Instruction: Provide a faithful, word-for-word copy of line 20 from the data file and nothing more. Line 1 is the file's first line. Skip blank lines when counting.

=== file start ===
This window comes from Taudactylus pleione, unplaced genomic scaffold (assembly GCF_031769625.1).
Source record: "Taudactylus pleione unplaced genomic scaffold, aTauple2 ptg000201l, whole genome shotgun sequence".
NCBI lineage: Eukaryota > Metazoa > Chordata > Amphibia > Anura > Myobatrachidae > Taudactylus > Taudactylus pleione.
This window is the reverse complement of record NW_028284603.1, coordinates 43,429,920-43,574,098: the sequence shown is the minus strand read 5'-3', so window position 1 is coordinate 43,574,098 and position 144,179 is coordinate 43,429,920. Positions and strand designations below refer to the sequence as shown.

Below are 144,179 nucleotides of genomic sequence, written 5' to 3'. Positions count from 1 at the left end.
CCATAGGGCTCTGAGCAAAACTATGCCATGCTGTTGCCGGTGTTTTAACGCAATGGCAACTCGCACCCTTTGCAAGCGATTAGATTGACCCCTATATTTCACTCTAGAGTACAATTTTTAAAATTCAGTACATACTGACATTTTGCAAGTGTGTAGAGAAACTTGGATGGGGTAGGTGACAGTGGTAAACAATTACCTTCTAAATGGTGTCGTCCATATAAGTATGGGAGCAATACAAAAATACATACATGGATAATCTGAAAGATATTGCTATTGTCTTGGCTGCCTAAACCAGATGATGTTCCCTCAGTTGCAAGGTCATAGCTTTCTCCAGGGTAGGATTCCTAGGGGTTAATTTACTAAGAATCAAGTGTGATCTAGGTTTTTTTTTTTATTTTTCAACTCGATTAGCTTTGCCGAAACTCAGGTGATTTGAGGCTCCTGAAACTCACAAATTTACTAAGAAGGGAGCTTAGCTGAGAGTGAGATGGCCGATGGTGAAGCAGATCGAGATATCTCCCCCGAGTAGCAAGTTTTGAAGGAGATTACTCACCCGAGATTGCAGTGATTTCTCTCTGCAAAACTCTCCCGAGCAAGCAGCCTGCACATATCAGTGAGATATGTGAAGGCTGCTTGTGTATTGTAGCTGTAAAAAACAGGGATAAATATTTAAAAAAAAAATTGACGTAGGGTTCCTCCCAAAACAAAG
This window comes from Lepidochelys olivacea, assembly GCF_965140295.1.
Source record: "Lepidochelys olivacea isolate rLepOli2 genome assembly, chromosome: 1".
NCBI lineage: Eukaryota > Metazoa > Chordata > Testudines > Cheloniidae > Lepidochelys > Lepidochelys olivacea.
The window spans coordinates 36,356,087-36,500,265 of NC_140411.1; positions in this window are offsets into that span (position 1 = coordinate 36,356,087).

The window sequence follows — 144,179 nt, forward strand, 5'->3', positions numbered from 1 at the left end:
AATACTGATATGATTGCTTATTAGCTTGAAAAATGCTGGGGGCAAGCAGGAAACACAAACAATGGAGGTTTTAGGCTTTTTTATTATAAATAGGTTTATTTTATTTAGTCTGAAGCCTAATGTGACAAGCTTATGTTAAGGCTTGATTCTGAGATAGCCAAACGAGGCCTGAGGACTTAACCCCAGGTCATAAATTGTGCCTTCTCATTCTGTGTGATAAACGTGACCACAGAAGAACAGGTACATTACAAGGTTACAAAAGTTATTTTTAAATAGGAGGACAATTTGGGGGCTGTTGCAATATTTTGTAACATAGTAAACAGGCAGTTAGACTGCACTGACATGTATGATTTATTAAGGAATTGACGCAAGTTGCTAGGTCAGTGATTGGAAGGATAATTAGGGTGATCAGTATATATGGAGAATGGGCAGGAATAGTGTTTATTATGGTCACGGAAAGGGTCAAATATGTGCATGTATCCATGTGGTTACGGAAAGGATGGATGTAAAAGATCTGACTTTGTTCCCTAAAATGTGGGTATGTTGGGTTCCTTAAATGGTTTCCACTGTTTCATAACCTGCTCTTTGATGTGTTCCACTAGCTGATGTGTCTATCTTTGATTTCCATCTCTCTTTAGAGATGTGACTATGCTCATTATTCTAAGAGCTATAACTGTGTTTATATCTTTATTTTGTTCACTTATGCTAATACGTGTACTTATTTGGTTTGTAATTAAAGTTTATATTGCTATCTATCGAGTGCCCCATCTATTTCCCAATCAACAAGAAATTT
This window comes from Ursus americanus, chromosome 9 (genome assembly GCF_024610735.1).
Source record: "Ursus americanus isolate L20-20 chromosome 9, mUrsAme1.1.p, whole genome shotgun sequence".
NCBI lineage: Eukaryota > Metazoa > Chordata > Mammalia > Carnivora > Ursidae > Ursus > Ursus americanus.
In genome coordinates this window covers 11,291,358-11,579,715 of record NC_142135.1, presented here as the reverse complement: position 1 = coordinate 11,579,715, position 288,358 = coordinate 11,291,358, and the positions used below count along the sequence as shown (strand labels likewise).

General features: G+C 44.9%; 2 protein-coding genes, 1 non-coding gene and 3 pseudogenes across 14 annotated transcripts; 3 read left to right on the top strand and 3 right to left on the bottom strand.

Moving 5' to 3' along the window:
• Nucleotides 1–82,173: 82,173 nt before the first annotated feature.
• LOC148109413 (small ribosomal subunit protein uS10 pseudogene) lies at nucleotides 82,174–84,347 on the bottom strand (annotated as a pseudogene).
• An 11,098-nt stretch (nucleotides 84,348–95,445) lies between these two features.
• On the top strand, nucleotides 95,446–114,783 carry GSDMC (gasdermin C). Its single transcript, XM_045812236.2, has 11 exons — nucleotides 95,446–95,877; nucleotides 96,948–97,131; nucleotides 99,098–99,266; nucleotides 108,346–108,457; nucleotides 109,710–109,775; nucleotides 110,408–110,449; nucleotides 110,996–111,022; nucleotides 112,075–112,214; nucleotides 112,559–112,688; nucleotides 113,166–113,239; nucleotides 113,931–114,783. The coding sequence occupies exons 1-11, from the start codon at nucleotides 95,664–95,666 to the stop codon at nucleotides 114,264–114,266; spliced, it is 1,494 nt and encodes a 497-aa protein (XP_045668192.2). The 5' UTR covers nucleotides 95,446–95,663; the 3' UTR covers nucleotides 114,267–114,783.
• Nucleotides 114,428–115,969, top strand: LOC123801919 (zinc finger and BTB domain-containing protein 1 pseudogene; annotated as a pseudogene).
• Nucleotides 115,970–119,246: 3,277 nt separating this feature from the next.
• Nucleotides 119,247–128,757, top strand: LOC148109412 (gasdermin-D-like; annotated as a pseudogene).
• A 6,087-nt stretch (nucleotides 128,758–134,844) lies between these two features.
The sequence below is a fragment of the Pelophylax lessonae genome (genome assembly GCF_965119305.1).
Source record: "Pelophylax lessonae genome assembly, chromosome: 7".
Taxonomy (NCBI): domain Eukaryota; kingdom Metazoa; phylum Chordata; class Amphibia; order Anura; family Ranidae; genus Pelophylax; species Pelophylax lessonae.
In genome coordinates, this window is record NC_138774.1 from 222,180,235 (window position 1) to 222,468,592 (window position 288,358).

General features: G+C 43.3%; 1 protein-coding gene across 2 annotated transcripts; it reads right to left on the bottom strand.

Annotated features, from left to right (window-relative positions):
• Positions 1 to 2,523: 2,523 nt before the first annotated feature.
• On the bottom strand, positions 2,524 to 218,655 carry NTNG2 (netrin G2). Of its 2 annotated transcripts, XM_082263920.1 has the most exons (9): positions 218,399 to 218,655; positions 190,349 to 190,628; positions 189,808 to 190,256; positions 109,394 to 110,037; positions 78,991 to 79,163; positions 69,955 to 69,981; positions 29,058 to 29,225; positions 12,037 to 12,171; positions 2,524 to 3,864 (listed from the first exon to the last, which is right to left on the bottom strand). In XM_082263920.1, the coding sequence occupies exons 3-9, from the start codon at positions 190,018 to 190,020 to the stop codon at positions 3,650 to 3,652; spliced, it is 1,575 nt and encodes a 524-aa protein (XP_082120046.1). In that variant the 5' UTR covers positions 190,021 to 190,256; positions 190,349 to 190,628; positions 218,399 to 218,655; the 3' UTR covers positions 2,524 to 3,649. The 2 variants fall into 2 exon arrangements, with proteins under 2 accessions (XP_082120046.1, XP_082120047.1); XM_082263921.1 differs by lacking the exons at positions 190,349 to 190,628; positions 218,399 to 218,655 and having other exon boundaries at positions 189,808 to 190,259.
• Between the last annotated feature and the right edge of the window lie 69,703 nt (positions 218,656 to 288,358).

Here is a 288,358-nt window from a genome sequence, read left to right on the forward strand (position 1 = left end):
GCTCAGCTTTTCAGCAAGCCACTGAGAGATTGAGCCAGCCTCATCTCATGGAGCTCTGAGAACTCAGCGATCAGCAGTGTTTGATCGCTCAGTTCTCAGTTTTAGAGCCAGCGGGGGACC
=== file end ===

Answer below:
• LOC148109413 (small ribosomal subunit protein uS10 pseudogene) lies at nucleotides 82,174–84,347 on the bottom strand (annotated as a pseudogene).